Science  28 Feb 1997:
Vol. 275, Issue 5304, pp. 1251

You are currently viewing the .

View Full Text

Log in to view the full text

Log in through your institution

Log in through your institution

  1. Grants Bolster Latin American Science

    Biomedical research in Latin America got a generous boost this week from the Howard Hughes Medical Institute, which has expanded its program of grants in the Western Hemisphere to include Argentina, Brazil, Chile, and Venezuela.

    This week, Hughes announced a total of $15 million in 5-year grants to 47 scientists in six countries. Included are 27 labs in Latin America, where the awards will provide money for stipends, equipment, and supplies in budget-strapped nations hard pressed to maintain funding for science. In the first round, in 1991, Hughes awarded $11 million to 24 labs in Mexico and Canada. Hughes reviewed proposals from more than 500 researchers selected from a list of candidates submitted by their institutions.

    The bulk of the money will fund research on genetics, basic cell biology, and parasites involved in diseases, such as T.cruzi (which causes Chagas' disease) and E. coli. “For me, it means a lot,” says Ana Belen Elgoyhen of the Pharmacological Research Institute in Buenos Aires, who notes that many Latin American researchers get only salaries from their governments and rely on European and U.S. sources to support their research. Elgoyhen plans to use her $400,000 grant to pay student stipends and other costs of her studies on nicotinic receptors involved in hearing. Sergio Ferreira, who studies protein folding at the Federal University of Rio de Janeiro, hopes to use most of his $306,000 award to buy analytic instruments. “This is really important for helping to keep good scientists in developing countries,” Ferreira says.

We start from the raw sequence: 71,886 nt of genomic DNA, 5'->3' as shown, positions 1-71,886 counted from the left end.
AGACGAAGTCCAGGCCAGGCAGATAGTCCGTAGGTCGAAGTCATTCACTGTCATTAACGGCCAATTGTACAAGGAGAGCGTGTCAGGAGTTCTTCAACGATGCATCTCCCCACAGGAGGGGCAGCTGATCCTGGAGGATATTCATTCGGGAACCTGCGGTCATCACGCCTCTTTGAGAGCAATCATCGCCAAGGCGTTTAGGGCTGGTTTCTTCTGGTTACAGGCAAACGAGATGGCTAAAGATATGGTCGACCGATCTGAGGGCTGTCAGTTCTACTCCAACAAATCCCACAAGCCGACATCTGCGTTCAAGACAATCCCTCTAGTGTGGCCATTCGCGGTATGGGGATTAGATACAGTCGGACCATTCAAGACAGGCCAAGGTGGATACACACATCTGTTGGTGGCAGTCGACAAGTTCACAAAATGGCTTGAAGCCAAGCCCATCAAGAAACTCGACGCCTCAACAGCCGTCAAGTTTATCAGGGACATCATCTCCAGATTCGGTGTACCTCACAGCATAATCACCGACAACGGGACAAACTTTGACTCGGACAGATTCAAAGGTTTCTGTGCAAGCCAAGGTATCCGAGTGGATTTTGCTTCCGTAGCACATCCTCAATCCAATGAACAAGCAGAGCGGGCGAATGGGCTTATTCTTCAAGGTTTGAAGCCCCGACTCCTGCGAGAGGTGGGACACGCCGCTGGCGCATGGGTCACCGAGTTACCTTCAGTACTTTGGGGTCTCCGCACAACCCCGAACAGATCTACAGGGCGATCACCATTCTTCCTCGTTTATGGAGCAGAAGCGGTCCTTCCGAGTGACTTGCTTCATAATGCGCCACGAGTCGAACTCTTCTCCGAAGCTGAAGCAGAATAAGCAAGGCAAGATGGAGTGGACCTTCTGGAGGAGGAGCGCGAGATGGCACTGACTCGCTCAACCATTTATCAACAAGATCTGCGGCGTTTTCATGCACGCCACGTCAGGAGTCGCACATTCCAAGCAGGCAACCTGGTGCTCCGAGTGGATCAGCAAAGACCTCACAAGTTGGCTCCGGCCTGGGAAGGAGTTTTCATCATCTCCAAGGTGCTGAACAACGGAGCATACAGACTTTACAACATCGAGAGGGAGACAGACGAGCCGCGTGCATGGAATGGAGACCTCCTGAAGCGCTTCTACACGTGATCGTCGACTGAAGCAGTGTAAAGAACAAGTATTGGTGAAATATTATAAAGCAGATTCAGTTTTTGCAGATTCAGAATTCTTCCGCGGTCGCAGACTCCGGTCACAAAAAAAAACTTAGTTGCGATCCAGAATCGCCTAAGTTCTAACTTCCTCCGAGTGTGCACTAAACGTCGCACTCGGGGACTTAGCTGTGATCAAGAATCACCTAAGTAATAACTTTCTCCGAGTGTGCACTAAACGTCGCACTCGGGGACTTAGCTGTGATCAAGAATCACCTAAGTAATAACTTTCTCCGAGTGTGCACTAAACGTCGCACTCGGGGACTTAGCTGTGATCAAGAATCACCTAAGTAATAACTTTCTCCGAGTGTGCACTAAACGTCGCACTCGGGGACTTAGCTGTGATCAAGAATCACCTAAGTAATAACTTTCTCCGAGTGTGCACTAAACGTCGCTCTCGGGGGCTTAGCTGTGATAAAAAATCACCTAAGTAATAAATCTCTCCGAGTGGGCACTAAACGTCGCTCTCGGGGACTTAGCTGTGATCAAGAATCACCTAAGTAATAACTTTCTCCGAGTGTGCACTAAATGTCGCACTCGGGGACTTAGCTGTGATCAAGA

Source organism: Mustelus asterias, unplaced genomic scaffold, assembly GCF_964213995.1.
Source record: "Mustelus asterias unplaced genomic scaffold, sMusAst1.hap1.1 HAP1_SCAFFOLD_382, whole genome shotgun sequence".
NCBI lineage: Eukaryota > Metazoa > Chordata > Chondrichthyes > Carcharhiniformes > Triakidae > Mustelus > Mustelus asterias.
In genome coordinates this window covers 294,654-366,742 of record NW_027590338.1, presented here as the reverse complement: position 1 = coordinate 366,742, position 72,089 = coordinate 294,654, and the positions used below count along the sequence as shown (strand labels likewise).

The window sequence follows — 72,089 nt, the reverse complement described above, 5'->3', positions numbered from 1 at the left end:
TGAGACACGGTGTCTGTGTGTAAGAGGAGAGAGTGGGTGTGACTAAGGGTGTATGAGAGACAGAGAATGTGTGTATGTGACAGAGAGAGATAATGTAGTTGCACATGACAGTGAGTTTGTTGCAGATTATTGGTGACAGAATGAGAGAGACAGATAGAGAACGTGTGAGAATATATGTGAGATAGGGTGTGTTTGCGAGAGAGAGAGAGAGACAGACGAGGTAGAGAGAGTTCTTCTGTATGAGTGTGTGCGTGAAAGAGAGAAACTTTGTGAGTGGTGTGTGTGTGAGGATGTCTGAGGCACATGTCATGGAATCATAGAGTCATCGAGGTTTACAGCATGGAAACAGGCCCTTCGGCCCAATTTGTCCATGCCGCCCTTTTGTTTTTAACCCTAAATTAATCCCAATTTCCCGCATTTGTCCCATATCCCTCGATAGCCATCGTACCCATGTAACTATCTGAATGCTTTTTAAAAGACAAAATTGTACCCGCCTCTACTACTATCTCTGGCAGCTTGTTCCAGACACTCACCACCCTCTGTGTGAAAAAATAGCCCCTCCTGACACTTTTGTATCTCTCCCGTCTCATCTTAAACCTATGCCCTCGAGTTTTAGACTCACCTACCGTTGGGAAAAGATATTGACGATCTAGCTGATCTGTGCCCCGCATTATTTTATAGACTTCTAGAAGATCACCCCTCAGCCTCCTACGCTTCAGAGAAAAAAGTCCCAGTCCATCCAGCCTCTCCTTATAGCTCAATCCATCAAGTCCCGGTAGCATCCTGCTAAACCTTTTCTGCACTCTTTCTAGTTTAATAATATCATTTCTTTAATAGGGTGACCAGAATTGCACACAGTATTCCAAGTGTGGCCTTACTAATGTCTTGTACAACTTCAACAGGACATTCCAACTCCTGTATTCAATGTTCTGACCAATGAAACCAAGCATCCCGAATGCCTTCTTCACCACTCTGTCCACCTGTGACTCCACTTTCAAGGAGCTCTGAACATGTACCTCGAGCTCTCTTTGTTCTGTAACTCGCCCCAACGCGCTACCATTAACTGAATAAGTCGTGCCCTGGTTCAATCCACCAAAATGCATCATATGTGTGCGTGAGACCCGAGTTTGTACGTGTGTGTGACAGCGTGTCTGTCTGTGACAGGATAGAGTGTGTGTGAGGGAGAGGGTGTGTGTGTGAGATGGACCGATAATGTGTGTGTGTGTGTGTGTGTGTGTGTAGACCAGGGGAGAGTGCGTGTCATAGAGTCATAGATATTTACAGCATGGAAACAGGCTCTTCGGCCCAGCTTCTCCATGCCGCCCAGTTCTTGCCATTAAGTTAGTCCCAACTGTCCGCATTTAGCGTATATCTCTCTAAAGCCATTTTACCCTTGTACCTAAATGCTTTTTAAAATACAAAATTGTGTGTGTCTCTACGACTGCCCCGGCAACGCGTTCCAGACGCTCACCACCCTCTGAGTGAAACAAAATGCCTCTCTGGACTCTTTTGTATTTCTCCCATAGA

Public enemy. New research grants will target the protozoan T. cruzi, the cause of Chagas' disease.


  2. No Misconduct in 'Gay Gene' Study

    Government investigators have apparently decided to close an inquiry into allegations of scientific misconduct in a controversial study of behavioral genetics—a study that linked gay male behavior to genes in a region of the X chromosome. Science has learned that the Office of Research Integrity (ORI) at the Department of Health and Human Services ended the probe last December, in effect absolving its subject, Dean Hamer of the National Cancer Institute.

    Neither Hamer nor ORI would comment on reports that ORI has closed its investigation. ORI director Chris Pascal explains that “normally, we don't even acknowledge that we have a case” unless a researcher has been found guilty. However, 2 years ago, the media reported that ORI was looking into Hamer's work after one of his colleagues alleged that results in one study were skewed by biased data selection—a charge that Hamer denied (Science, 30 June 1995, p. 18411841). Hamer's attorney, Robert Charrow of the Washington, D.C., firm of Crowell & Moring, would not discuss ORI's decision but said: “I can say that Dean had a very good Christmas.” Charrow also said the government has placed “no restrictions” on the topics Hamer may investigate.